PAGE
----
White House, in reversal, to seek more supplemental spending

Despite repeated and forceful administration statements that it would not request another fiscal 2003 supplemental spending bill, Vice President Dick Cheney informed House Appropriations Committee Chairman Bill Young and Senate Appropriations Committee Chairman Ted Stevens, R-Alaska, at a meeting Wednesday that the administration plans to request roughly $1.6 billion in emergency supplemental funds, primarily to replenish Federal Emergency Management Agency disaster assistance accounts, according to several GOP sources.

Another $52 million would cover the cost of sending taxpayers the additional $400 in per-child tax credits they are owed under the recently enacted $330 billion tax cut.

The administration is expected to send its request to Congress soon, according to one GOP source.

While the administration's request is not for more money for war-related expenses-the main subject of the previous supplemental-fiscal conservatives on Capitol Hill are nevertheless miffed by the request. They were already skeptical about the deal cut Wednesday by the White House, the Republican leadership and the Appropriations chairmen to give appropriators another $5.2 billion in fiscal 2004 funds to sprinkle among the domestic accounts. They have stressed they would accept the deal only if it were the sole time that money is added to the appropriations process.

Asked about the upcoming supplemental request, one conservative GOP source said: "There's no doubt that any supplemental creates the opportunity to undo the fiscal discipline we're trying to establish. It's the usual concern. We all know that emergencies occur-but the key element here is that [appropriators] would find items that would normally be funded in the regular appropriations process [and] put them on the 'emergency train,' " to free up room for more new spending in the 2004 bills.

Another conservative source said this new supplemental will be met with "a relative coolness" from conservatives, particularly because of the timing. But because it comes from the White House, the source predicted the reaction "will be muffled screaming into pillows" rather than open revolt by disgruntled conservatives.

This source also said that, in general, conservatives are skeptical about FEMA accounting and whether the agency truly needs supplemental funds.

GOP sources said they intend to attach the administration's disaster supplemental to one of the first 2004 appropriations bills to hit the floor, rather than move it as a stand-alone bill.

Stay up-to-date with federal news alerts and analysis — Sign up for GovExec's email newsletters.
FROM OUR SPONSORS
JOIN THE DISCUSSION
Close [ x ] More from GovExec
 
 

Thank you for subscribing to newsletters from GovExec.com.
We think these reports might interest you:

  • Sponsored by G Suite

    Cross-Agency Teamwork, Anytime and Anywhere

    Dan McCrae, director of IT service delivery division, National Oceanic and Atmospheric Administration (NOAA)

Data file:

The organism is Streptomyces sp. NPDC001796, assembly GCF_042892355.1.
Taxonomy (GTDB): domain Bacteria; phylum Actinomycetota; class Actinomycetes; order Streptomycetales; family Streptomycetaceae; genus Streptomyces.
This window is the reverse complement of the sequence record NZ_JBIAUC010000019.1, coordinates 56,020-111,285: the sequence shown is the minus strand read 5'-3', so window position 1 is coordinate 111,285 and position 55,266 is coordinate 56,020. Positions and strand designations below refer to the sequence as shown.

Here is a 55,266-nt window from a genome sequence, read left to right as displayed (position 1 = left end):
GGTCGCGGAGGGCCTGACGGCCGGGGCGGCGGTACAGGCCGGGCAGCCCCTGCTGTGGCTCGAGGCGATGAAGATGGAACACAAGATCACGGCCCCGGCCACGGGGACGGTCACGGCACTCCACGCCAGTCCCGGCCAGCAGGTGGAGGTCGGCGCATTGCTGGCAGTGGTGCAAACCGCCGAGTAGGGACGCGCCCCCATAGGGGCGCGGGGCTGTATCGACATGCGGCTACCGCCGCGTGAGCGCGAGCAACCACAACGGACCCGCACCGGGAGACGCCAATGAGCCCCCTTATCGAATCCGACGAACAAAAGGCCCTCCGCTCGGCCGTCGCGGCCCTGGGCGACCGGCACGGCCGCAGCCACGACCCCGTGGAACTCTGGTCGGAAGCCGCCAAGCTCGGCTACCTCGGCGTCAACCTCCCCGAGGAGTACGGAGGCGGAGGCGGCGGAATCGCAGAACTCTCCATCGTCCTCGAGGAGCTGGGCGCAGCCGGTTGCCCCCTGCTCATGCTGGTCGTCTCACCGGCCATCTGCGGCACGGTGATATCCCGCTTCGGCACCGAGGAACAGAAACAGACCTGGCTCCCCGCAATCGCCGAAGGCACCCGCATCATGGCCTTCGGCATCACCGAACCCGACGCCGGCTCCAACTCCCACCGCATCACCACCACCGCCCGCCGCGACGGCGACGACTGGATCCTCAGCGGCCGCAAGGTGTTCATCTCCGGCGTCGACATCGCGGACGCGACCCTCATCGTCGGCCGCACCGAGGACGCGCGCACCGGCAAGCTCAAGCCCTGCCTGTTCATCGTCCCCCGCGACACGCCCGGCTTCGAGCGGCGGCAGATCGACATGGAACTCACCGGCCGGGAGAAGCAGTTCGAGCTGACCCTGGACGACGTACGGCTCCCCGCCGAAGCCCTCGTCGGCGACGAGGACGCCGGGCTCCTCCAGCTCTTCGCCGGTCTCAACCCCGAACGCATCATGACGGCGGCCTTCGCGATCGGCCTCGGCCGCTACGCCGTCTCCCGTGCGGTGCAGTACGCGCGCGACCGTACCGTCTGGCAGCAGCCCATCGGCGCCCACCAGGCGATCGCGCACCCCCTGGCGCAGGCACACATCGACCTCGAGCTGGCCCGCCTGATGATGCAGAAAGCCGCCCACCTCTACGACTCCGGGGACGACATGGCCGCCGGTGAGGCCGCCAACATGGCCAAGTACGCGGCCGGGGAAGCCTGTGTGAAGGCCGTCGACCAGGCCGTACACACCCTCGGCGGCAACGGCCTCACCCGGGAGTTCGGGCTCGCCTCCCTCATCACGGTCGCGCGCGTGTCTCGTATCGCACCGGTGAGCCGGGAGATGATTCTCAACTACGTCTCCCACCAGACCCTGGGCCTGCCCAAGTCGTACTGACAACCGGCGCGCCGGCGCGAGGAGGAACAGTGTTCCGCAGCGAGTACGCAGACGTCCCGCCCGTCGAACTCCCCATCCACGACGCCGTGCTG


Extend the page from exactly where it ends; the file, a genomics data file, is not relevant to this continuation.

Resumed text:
Download
  • Data-Centric Security vs. Database-Level Security

    Database-level encryption had its origins in the 1990s and early 2000s in response to very basic risks which largely revolved around the theft of servers, backup tapes and other physical-layer assets. As noted in Verizon’s 2014, Data Breach Investigations Report (DBIR)1, threats today are far more advanced and dangerous.

    Download
  • Federal IT Applications: Assessing Government's Core Drivers

    In order to better understand the current state of external and internal-facing agency workplace applications, Government Business Council (GBC) and Riverbed undertook an in-depth research study of federal employees. Overall, survey findings indicate that federal IT applications still face a gamut of challenges with regard to quality, reliability, and performance management.

    Download
  • PIV- I And Multifactor Authentication: The Best Defense for Federal Government Contractors

    This white paper explores NIST SP 800-171 and why compliance is critical to federal government contractors, especially those that work with the Department of Defense, as well as how leveraging PIV-I credentialing with multifactor authentication can be used as a defense against cyberattacks

    Download
  • Toward A More Innovative Government

    This research study aims to understand how state and local leaders regard their agency’s innovation efforts and what they are doing to overcome the challenges they face in successfully implementing these efforts.

    Download
  • From Volume to Value: UK’s NHS Digital Provides U.S. Healthcare Agencies A Roadmap For Value-Based Payment Models

    The U.S. healthcare industry is rapidly moving away from traditional fee-for-service models and towards value-based purchasing that reimburses physicians for quality of care in place of frequency of care.

    Download
  • GBC Flash Poll: Is Your Agency Safe?

    Federal leaders weigh in on the state of information security

    Download

When you download a report, your information may be shared with the underwriters of that document.